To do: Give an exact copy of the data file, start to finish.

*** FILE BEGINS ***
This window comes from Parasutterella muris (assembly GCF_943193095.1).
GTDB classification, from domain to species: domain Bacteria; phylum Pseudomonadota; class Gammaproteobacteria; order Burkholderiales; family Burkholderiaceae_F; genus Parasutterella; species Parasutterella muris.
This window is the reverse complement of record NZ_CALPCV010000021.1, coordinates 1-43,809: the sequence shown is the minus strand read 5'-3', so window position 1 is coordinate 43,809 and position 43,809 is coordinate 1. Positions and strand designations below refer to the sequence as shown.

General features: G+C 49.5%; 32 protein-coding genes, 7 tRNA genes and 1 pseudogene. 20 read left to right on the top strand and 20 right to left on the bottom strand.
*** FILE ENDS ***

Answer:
This window comes from Parasutterella muris (assembly GCF_943193095.1).
GTDB classification, from domain to species: domain Bacteria; phylum Pseudomonadota; class Gammaproteobacteria; order Burkholderiales; family Burkholderiaceae_F; genus Parasutterella; species Parasutterella muris.
This window is the reverse complement of record NZ_CALPCV010000021.1, coordinates 1-43,809: the sequence shown is the minus strand read 5'-3', so window position 1 is coordinate 43,809 and position 43,809 is coordinate 1. Positions and strand designations below refer to the sequence as shown.

General features: G+C 49.5%; 32 protein-coding genes, 7 tRNA genes and 1 pseudogene. 20 read left to right on the top strand and 20 right to left on the bottom strand.